Emotions run high as Rufus and Martha pay tribute to their mother

Rufus Wainwright performs during Sundance London at Indigo at O2 Arena

Rufus and Martha Wainwright, o2 Indigo, London, April 29 2012:

When Nick Cave asks you for directions on the way in, Richard Curtis is behind you at the bar and Joe Boyd is sitting two tables away, well, you know you’re at a must-see event.

This short and intimate show by Rufus and sister Martha came straight after the premiere of a film tribute to their folk-singing mother Kate McGarrigle, who died of cancer in 2010.

The pair were still dazed from the impact of this highly emotional movie, which was shown as part of the Sundance London film festival. So a few stumbles with the words to Kate’s songs were both endearing and forgivable.

Guest spots by Teddy Thompson and Krystle Warren helped to highlight the true strength of this show… here were four incredible voices singing some of the most beautiful songs ever written.

Martha Wainwright performs during Sundance London at Indigo at O2 Arena

Martha was a revelation. A solo version of her mother’s song Tell My Sister (from the 1975 debut album by Kate and Anna McGarrigle) was an astonishing feat of vocal power that prompted waves of applause mid-song.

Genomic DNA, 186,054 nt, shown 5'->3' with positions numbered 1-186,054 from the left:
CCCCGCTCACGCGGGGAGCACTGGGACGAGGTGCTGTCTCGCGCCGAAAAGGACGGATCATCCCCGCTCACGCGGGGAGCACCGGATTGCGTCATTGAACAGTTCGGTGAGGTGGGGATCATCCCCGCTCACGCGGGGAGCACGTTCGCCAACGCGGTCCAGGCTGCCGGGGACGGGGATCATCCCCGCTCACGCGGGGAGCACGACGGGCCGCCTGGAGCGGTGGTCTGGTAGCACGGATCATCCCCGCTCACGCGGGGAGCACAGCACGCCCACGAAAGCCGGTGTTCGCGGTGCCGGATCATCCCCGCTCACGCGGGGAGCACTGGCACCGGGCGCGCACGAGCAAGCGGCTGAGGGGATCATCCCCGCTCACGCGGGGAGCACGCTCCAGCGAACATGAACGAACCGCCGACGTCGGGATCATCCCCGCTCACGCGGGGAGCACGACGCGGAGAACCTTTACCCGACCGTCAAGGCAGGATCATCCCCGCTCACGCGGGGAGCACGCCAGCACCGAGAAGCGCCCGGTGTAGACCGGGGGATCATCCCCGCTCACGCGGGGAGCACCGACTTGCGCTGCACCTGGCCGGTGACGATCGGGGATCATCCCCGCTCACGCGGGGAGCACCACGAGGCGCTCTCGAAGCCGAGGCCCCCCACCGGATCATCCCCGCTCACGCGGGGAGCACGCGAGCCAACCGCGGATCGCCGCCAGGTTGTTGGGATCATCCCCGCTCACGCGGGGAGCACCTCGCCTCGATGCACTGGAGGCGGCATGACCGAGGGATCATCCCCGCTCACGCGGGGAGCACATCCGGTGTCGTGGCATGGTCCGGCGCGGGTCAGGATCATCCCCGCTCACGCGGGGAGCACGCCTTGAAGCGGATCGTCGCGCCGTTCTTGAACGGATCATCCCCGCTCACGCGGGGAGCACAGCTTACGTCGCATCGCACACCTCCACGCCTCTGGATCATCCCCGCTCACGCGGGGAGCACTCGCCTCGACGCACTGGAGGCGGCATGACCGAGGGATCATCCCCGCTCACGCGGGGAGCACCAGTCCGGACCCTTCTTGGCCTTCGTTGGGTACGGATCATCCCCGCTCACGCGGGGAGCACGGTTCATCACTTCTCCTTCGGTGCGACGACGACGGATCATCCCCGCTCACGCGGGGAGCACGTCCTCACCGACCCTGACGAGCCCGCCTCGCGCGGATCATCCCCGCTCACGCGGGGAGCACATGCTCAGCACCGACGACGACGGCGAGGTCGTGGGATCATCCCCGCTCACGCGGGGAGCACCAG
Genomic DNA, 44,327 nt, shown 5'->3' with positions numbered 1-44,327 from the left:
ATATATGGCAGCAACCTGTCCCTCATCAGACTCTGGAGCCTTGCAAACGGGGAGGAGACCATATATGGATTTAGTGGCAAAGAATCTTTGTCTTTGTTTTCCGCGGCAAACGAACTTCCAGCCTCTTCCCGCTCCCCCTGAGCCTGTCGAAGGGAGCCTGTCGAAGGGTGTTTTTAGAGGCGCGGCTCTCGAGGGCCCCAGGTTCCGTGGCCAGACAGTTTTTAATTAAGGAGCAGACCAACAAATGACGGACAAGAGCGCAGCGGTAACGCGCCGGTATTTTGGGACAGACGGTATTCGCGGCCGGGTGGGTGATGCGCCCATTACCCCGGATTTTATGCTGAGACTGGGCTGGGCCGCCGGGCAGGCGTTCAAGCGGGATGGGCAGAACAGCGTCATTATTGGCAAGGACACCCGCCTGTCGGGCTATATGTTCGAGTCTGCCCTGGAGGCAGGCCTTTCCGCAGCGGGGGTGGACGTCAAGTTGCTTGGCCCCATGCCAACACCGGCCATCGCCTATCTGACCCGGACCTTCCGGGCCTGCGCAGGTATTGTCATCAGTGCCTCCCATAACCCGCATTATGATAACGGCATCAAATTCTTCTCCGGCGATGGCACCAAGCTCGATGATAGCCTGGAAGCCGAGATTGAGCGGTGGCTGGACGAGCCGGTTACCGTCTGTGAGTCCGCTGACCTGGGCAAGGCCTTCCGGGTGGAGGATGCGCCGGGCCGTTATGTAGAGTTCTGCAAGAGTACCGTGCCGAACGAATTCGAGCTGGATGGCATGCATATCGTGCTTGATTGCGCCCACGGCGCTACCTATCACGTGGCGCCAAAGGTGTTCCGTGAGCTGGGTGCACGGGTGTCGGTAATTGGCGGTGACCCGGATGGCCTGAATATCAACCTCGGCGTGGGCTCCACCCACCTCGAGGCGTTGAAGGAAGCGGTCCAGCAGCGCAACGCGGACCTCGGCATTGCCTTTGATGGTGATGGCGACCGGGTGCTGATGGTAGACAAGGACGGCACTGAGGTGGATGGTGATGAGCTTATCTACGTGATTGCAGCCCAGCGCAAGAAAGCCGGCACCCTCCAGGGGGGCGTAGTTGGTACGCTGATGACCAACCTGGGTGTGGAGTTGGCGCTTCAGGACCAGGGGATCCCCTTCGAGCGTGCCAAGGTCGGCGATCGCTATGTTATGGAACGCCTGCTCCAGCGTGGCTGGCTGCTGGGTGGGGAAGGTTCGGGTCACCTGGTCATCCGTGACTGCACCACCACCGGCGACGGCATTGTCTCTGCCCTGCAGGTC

She and Rufus harmonised on the sublime Talk To Me Of Mendocino, then it was all over too soon with Teddy and Krystle joining the Wainwrights for an a capella version of Rufus’s own song Candles, written in tribute, of course, to the late, great Kate.

The film that left the performers (and most of the audience) so emotionally drained is called Sing Me Songs That Say I Love You. It was completed only two days before the premiere by its young director Lian Lunson.

Rufus Wainwright and Martha Wainwright perform at Indigo at O2 Arena.jpg

Based around a Kate McGarrigle tribute show in New York last year, it’s intercut with interviews, home movies and moving images of Kate in her very last days.

Performances by tonight’s four stars plus Emmylou Harris and Norah Jones are shot in long, lingering close-up and the powerful grief of Rufus, Martha and their family is up there raw on the screen.

As the lights went up at O2 Cineworld, every eye in the house was glistening with tears. What a fabulous movie. What a fabulous show.